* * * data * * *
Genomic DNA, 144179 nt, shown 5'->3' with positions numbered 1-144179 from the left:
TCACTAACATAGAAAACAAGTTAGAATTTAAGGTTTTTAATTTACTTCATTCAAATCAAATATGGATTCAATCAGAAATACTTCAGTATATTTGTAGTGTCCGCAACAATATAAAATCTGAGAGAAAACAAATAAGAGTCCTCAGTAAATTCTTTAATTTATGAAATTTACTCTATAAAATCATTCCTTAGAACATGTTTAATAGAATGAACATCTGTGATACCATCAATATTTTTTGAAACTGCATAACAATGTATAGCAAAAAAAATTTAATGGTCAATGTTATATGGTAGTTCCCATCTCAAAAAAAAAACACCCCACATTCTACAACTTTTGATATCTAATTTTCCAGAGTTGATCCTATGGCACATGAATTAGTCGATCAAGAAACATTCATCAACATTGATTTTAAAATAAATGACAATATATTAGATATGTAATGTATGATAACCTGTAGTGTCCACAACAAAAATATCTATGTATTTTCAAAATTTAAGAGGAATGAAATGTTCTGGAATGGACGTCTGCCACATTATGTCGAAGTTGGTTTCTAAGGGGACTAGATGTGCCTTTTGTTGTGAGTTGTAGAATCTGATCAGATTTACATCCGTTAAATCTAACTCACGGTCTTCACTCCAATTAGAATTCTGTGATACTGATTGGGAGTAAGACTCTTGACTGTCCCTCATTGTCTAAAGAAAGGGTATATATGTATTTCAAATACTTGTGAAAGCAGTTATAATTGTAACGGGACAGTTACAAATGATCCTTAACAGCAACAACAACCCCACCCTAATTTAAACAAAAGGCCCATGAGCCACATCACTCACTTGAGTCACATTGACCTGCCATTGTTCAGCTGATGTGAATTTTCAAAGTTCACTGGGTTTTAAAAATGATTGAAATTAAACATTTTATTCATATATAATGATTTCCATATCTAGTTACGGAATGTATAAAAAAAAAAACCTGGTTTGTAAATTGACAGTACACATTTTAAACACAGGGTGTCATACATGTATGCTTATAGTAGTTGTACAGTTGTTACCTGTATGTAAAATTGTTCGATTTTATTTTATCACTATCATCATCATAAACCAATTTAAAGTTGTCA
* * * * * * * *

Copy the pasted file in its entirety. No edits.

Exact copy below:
Genomic DNA, 144179 nt, shown 5'->3' with positions numbered 1-144179 from the left:
TCACTAACATAGAAAACAAGTTAGAATTTAAGGTTTTTAATTTACTTCATTCAAATCAAATATGGATTCAATCAGAAATACTTCAGTATATTTGTAGTGTCCGCAACAATATAAAATCTGAGAGAAAACAAATAAGAGTCCTCAGTAAATTCTTTAATTTATGAAATTTACTCTATAAAATCATTCCTTAGAACATGTTTAATAGAATGAACATCTGTGATACCATCAATATTTTTTGAAACTGCATAACAATGTATAGCAAAAAAAATTTAATGGTCAATGTTATATGGTAGTTCCCATCTCAAAAAAAAAACACCCCACATTCTACAACTTTTGATATCTAATTTTCCAGAGTTGATCCTATGGCACATGAATTAGTCGATCAAGAAACATTCATCAACATTGATTTTAAAATAAATGACAATATATTAGATATGTAATGTATGATAACCTGTAGTGTCCACAACAAAAATATCTATGTATTTTCAAAATTTAAGAGGAATGAAATGTTCTGGAATGGACGTCTGCCACATTATGTCGAAGTTGGTTTCTAAGGGGACTAGATGTGCCTTTTGTTGTGAGTTGTAGAATCTGATCAGATTTACATCCGTTAAATCTAACTCACGGTCTTCACTCCAATTAGAATTCTGTGATACTGATTGGGAGTAAGACTCTTGACTGTCCCTCATTGTCTAAAGAAAGGGTATATATGTATTTCAAATACTTGTGAAAGCAGTTATAATTGTAACGGGACAGTTACAAATGATCCTTAACAGCAACAACAACCCCACCCTAATTTAAACAAAAGGCCCATGAGCCACATCACTCACTTGAGTCACATTGACCTGCCATTGTTCAGCTGATGTGAATTTTCAAAGTTCACTGGGTTTTAAAAATGATTGAAATTAAACATTTTATTCATATATAATGATTTCCATATCTAGTTACGGAATGTATAAAAAAAAAAACCTGGTTTGTAAATTGACAGTACACATTTTAAACACAGGGTGTCATACATGTATGCTTATAGTAGTTGTACAGTTGTTACCTGTATGTAAAATTGTTCGATTTTATTTTATCACTATCATCATCATAAACCAATTTAAAGTTGTCA